Here in Boston, a federal grand jury has just indicted Judge Shelley Joseph, a judge in the Newton District Court, for conspiracy to obstruct justice, obstruction of justice, and obstruction of a federal proceeding. The claim is that during an arraignment in her courtroom for Jose Medina-Perez, who was charged with being a fugitive from justice and narcotics possession, a federal immigration enforcement agent was present to take Medina-Perez into custody under a “warrant of removal,” on the grounds that he had already been found subject to removal from the United States. The judge learned that the agent was present, and she ordered him out of the courtroom and told the clerk to turn off the electronic recording system. She arranged with a court officer to take Medina-Perez out a back way so that he could leave the courthouse without being detained by the agent.

Immigration enforcement in the Massachusetts courts is a hot-button issue now. Several months ago I had some involvement in an aspect of the issue when immigrants’ rights advocates petitioned a single justice of the Massachusetts Supreme Judicial Court to issue a writ of protection to prevent federal immigration agents from entering courthouses to detain aliens in deportation proceedings (the petition was denied). Without really describing my involvement, I can say that I came to hold the view that the single justice lacked the power to issue such a writ, because a state court cannot enjoin a federal officer performing his duties under federal law. The immigrant advocates ought instead to have brought an action for an injunction in the federal court (they preferred not to do so, likely for strategic reasons). This seemed like a relatively easy federalism question to me, but I also thought it was right not just in a technical sense but in a larger moral and political sense. I recalled that during the Civil Rights movement segregationists sought to have the state courts in southern states enjoin federal officers from enforcing the civil rights laws, and that those efforts were unsuccessful because of the supremacy of federal law.

The policy of the Massachusetts Trial Court (of which the District Court is a part) is that the courtrooms of the Commonwealth are open to the public, that federal officers can enter courthouses in order to perform their duties, and that court officers must permit officers to enter the holding cell and take custody of aliens after they have been released from state custody if an immigration detainer or warrant is pending. On the other hand, calling the officer’s warrant a “warrant” can be deceptive. It was not issued by any court but is instead an administrative document issued by the immigration authorities. If the officer had gone to Medina-Perez’s home rather than a public place like a courthouse, the warrant would not have authorized the officer to enter the home without consent. That’s probably why officers go to courthouses to make these arrests. And Massachusetts court officers are not allowed to detain people on detainers or warrants issued by the administrative authorities in immigration matters.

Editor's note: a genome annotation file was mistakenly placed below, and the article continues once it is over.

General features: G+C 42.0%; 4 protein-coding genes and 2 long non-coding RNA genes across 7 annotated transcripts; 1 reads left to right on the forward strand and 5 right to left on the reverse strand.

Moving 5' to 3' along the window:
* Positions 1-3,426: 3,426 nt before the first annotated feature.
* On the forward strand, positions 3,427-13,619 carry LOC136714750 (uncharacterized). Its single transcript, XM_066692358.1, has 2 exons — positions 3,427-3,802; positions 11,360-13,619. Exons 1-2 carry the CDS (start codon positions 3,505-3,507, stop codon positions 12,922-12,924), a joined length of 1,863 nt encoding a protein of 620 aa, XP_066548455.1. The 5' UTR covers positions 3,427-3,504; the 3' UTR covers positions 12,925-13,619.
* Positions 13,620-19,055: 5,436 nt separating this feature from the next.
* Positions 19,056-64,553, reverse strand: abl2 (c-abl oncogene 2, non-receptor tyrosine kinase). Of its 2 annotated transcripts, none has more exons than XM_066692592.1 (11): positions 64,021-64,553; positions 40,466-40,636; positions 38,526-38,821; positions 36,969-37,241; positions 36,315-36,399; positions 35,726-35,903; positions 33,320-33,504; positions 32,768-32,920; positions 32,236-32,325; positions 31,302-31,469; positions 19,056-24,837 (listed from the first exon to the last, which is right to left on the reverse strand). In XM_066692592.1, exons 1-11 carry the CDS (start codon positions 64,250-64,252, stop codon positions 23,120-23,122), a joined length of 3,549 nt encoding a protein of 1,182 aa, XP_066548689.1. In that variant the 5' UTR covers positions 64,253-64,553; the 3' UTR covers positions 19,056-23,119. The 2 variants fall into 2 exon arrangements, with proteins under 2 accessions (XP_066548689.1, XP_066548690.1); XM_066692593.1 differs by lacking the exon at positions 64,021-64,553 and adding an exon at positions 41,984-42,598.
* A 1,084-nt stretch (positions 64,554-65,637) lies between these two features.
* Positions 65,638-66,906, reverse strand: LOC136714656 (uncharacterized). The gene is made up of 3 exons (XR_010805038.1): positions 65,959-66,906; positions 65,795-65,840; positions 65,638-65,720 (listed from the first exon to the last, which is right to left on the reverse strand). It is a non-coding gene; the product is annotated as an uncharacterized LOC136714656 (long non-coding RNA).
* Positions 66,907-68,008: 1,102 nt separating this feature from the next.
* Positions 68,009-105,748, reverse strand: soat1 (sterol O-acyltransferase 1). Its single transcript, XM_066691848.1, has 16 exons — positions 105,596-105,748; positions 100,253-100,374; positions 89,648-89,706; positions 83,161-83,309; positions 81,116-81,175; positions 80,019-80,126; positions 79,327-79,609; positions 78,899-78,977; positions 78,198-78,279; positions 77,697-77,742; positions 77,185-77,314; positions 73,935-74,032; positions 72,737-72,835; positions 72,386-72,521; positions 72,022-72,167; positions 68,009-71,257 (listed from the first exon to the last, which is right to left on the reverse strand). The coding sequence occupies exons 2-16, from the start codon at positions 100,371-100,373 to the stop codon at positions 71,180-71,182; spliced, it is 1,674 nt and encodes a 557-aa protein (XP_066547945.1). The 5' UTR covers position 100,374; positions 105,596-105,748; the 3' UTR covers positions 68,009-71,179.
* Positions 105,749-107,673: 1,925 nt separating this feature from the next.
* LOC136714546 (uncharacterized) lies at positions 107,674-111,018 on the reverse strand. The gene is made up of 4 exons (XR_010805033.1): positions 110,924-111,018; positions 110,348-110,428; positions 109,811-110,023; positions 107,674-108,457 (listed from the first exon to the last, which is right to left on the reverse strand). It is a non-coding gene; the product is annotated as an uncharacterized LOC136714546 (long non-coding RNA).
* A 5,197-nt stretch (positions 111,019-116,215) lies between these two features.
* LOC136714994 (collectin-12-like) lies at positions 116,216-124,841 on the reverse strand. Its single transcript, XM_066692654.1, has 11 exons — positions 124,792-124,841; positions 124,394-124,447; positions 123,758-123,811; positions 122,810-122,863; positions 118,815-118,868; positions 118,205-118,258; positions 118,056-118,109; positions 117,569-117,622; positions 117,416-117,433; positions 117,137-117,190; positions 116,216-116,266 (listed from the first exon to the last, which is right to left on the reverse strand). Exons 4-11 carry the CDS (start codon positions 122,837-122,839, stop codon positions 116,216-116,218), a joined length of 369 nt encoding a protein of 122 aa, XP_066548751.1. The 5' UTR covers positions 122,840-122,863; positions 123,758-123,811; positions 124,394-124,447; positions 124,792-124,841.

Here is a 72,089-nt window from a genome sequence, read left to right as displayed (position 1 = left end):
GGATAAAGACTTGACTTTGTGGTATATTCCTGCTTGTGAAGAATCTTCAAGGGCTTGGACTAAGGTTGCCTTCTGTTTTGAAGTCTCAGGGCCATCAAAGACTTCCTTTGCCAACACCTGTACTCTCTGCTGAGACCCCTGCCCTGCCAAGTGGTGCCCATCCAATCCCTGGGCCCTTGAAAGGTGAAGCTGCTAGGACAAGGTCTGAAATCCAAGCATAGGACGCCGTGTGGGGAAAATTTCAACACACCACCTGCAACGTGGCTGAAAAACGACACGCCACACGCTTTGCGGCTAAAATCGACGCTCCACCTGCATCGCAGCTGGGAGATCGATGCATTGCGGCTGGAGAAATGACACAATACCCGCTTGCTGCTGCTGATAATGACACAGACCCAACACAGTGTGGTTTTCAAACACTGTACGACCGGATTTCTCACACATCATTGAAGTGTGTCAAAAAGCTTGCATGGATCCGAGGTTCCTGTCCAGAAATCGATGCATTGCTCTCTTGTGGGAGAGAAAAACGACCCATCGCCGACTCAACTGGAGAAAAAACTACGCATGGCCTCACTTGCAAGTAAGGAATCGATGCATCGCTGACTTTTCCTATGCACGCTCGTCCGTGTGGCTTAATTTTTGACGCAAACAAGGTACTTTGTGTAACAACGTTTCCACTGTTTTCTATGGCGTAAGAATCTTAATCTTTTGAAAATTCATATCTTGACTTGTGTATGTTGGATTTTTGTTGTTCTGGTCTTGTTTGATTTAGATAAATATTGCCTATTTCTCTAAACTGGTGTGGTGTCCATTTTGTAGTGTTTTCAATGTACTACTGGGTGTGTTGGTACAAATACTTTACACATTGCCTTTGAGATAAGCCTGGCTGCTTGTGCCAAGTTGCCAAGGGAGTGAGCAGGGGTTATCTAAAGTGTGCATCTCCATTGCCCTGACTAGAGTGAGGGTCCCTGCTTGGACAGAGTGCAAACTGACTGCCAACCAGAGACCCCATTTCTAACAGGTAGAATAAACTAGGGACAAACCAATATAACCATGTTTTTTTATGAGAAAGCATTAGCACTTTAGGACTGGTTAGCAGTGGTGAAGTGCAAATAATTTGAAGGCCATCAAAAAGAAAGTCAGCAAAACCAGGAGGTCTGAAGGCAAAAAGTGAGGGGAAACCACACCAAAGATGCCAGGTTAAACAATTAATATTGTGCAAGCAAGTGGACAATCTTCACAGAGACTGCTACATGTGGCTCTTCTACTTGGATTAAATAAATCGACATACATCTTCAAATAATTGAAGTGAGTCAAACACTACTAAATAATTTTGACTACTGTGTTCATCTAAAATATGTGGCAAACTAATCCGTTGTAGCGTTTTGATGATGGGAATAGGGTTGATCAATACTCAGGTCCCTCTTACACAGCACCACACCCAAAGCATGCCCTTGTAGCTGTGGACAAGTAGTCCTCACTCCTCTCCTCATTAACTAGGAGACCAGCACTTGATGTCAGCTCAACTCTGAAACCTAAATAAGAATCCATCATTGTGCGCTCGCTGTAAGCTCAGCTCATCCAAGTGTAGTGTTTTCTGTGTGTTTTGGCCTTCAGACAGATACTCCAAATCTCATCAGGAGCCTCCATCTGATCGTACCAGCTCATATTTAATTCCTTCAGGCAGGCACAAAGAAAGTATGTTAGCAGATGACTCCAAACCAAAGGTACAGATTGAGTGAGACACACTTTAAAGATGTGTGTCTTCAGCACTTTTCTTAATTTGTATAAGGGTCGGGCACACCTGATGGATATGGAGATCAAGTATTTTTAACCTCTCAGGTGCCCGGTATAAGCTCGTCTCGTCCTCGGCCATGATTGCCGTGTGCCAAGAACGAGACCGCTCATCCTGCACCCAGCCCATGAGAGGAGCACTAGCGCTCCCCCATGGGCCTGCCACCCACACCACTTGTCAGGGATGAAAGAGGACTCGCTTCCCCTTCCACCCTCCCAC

Much of the reaction to the indictment has been highly critical. Our attorney general, Maura Healey, said it was a “radical and politically motivated attack on our state and the independence of our courts.” The Boston Bar Association’s statement read:

In the absence of allegations of corruption or graft, a federal indictment of a state court judge based on her judicial actions is an unprecedented overreach into state authority, and poses a serious threat to the judicial independence that we all depend upon to protect our rights under the law.

Maura Healey and the BBA are excellent. My own view on this issue, though, is a little less straightforward. We have to separate the legal question from the political, moral, and practical question. My best understanding of the law is that the immigration agent had the right to seek to detain Medina-Perez in the courtroom and that the judge probably shouldn’t have put obstacles (or perhaps “obstructions”) in his way, though I do not want to offer an opinion about whether the judge’s conduct satisfies the elements of the criminal statutes without studying them. Again, we want to think back to another era and the contexts in which states sought to thwart federal law enforcement, and not make a legal rule based just on the sympathies of the moment. But that said, I also think it’s a terrible idea to send immigration agents to courthouses in the first place to arrest people, because it discourages people from attending court and is contrary to efforts to increase access to justice. And I find it hard to see why the federal government thinks the answer is to charge the judge criminally rather than for the Massachusetts court to exercise self-governance.

In short, the law should be the beginning, not the end, of the discussion about this issue.